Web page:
I understand the arguments against this technology. But this is a technology that should come down in price and spread to more types of saws in the coming decades. It's still in its infancy today. When I talked to Gass last week, he said, "I like to imagine that 30 years from now, people will tell their kids about how saws could cut your fingers off back in the old days. It will be comparable to talking about how bleeding people was once an accepted medical treatment."
A great invention and some manufacturers are using it. As a woodworker, I thought it was a great idea but:
When the invention first came out, Mr Gass tried to get a mandate that all manufacturers must use his technology which gave the appearance that he was not really interested in personal safety, he was just trying to force all manufacturers to pay him licensing fees.
The early version could false detect and Sawstop destroyed your saw. Cutting green or wet wood could result in a destroyed saw. Most woodworkers loved the concept but not the implementation. If these issues have been fixed, I would choose a saw with Sawstop. The operative word is choose. An invention should go to the market, not to the legal system, for acceptance.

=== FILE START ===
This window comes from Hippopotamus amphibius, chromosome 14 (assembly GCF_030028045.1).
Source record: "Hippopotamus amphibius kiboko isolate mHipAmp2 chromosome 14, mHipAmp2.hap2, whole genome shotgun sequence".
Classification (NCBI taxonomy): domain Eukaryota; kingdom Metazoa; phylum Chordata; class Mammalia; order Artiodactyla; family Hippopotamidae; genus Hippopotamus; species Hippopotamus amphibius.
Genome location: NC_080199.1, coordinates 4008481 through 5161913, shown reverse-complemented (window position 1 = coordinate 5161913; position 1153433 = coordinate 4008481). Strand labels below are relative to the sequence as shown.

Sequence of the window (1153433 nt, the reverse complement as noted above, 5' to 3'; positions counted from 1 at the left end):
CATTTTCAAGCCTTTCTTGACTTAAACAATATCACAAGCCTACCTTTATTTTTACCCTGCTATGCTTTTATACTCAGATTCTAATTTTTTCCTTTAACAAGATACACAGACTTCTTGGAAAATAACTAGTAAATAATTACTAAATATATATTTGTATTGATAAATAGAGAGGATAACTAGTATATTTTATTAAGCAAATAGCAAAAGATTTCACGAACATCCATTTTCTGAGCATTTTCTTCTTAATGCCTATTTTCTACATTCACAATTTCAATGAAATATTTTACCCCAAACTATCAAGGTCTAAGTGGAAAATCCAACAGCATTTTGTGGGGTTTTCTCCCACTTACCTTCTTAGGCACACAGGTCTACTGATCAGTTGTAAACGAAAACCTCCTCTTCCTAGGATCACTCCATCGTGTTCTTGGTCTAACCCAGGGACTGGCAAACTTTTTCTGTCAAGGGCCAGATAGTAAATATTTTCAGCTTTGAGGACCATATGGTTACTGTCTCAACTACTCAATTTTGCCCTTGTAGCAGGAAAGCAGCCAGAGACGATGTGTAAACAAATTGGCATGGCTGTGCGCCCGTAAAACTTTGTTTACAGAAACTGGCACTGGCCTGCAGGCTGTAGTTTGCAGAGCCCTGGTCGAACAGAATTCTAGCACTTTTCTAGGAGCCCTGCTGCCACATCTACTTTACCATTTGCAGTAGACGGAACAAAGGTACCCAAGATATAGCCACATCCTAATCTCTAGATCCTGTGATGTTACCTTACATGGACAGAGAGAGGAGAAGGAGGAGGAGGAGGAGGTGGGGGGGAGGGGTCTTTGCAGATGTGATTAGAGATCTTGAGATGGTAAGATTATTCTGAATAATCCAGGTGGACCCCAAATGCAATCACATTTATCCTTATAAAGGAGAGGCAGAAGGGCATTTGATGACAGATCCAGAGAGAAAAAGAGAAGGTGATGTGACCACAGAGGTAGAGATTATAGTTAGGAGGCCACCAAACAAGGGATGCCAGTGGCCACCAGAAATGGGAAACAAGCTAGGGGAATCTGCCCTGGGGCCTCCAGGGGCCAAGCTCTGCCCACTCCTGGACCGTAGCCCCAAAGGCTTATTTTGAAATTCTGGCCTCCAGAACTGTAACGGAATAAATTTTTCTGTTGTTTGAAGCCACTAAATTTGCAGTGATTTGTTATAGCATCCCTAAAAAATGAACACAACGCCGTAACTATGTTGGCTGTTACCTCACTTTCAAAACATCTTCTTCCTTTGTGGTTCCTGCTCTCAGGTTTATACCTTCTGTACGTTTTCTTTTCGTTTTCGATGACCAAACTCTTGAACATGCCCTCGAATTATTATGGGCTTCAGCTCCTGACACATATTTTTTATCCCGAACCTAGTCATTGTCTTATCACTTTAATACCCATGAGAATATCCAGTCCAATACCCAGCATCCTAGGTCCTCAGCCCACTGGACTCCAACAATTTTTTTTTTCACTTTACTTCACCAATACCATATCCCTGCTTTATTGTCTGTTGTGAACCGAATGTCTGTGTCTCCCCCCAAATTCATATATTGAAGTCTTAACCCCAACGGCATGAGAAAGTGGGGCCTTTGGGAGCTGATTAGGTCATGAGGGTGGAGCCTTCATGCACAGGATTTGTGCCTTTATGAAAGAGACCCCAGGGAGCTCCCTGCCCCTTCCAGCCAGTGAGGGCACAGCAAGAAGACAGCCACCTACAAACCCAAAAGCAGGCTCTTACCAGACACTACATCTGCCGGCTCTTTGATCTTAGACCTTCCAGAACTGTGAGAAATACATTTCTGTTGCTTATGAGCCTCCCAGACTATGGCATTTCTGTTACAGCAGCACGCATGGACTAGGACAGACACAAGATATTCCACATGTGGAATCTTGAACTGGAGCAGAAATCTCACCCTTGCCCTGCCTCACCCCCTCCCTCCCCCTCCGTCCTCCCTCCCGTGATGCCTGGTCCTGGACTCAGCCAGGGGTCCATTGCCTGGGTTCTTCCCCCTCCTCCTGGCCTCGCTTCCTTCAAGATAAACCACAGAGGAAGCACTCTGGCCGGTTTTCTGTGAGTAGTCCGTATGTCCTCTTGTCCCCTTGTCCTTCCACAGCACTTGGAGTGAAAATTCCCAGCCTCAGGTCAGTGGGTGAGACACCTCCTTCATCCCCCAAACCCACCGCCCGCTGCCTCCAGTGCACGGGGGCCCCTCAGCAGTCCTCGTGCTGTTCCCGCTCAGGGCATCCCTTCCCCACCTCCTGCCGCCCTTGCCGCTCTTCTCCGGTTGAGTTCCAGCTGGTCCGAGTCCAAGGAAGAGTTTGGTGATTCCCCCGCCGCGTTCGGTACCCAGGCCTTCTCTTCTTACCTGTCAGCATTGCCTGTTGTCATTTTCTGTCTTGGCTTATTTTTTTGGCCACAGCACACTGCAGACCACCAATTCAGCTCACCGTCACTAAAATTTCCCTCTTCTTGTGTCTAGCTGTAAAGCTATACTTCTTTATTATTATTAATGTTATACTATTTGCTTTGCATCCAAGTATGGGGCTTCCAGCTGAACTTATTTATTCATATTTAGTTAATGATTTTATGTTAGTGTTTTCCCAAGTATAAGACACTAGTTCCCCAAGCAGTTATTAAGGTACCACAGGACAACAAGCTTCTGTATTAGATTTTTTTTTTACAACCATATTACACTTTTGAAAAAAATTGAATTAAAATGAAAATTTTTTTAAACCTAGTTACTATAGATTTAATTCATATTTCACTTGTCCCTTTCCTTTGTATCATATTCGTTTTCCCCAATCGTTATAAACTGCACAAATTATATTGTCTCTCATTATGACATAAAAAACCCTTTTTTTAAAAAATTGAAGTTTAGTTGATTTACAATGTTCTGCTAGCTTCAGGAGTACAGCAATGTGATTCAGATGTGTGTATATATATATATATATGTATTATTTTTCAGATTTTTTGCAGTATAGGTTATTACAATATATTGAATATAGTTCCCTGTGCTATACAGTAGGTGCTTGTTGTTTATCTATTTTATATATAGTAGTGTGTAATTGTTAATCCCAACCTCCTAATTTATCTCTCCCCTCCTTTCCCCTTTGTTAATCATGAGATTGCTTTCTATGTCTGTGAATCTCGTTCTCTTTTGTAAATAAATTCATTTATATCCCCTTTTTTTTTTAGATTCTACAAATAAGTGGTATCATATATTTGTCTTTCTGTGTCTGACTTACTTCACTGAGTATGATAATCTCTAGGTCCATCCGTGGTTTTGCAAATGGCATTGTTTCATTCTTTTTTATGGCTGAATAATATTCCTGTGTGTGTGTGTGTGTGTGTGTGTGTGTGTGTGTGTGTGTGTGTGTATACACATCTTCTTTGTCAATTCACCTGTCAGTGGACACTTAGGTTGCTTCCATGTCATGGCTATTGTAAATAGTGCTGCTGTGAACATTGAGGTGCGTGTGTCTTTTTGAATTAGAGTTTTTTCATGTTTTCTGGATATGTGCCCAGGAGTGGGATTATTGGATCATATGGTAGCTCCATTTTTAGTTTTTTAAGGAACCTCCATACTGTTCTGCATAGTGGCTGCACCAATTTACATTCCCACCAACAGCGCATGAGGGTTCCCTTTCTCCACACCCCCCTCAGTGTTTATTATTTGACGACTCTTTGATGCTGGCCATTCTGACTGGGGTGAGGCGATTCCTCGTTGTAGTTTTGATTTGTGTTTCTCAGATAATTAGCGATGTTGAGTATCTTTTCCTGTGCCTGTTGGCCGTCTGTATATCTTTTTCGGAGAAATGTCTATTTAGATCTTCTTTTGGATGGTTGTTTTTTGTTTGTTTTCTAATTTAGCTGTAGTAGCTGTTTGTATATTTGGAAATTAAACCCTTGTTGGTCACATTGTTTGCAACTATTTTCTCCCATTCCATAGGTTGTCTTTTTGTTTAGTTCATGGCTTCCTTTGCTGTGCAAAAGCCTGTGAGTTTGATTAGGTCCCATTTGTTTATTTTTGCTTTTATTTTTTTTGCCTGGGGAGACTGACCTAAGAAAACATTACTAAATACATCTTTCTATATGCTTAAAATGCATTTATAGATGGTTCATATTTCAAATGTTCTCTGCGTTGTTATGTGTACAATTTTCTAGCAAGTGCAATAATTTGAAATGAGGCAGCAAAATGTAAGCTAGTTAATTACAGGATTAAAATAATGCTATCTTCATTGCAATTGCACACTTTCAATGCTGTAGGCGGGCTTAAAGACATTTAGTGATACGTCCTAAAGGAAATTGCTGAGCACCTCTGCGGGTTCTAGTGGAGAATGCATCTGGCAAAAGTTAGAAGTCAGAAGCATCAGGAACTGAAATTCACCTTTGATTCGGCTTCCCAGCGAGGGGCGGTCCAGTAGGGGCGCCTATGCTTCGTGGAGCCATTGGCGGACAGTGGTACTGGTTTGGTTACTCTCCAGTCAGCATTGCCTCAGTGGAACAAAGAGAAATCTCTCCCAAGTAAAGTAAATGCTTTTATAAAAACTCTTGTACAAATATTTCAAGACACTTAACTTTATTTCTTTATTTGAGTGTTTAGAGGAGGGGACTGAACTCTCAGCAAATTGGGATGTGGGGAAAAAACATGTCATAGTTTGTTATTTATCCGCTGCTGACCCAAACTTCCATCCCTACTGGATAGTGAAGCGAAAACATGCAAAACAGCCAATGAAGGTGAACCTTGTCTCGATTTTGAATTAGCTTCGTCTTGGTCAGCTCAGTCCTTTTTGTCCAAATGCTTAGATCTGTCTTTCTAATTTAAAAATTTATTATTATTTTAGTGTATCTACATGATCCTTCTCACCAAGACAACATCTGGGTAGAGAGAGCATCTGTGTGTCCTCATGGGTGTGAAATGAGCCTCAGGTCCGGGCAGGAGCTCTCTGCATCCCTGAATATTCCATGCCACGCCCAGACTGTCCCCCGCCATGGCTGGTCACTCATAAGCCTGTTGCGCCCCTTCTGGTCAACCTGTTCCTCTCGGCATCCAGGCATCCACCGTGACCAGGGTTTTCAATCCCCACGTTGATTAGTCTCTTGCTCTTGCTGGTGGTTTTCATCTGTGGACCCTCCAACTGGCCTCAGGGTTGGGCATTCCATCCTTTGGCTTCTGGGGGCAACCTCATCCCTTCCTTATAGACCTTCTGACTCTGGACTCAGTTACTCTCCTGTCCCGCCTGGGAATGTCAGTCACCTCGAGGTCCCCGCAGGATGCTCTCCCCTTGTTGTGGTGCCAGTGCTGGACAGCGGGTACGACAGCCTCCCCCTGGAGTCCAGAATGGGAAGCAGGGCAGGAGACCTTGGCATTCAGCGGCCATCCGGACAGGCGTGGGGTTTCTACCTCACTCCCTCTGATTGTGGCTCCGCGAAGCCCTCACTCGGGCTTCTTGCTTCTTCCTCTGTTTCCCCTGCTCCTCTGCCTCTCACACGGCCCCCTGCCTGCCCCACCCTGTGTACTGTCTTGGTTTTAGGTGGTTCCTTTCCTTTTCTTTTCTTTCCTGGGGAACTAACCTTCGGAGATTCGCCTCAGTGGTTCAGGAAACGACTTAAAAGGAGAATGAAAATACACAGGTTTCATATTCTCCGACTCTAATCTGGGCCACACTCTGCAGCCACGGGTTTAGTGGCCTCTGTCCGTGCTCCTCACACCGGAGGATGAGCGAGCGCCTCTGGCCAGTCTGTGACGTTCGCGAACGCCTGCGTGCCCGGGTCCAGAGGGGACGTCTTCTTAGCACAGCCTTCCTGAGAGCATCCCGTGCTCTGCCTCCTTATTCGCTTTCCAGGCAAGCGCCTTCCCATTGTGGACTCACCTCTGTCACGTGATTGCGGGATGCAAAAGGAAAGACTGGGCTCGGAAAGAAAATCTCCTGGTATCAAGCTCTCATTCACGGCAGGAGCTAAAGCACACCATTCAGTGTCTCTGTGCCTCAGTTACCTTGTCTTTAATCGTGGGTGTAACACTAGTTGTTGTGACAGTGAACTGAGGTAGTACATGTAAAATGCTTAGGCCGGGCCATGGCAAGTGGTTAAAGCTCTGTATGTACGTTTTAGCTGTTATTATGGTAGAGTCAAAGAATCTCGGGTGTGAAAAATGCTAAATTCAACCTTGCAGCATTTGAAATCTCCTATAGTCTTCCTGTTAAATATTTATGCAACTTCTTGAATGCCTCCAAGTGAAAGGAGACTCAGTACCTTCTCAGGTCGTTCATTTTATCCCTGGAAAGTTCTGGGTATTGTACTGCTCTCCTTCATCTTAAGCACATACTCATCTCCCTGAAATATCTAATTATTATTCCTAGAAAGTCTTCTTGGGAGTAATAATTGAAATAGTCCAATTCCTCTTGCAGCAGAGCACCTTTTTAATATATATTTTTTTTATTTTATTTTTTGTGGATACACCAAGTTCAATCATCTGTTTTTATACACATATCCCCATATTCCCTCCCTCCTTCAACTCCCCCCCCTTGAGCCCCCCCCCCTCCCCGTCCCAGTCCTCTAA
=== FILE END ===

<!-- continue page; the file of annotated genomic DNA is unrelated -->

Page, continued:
I am amazed by the comment from Timmmmy49. He evidently believes that all of us are so stupid that we must be protected by purchasing this sawstop system.
I agree that it is a remarkable invention, and quite an achievement. Now I would invite mr timmmmy to explain to us how we can continue to use the saw after this device triggers. Please explain the reset process, OK? The fact that is not explained is that after the device is triggered, a portion of the mechanism must be replaced, and possibly the blade must also be replaced. To make it even less convenient, the replacement parts will only be available from one source, and they will probably not be cheap. In addition, consider the location of the device inside the saw mechanism, which will not be an easy or convenient place to do any work at all.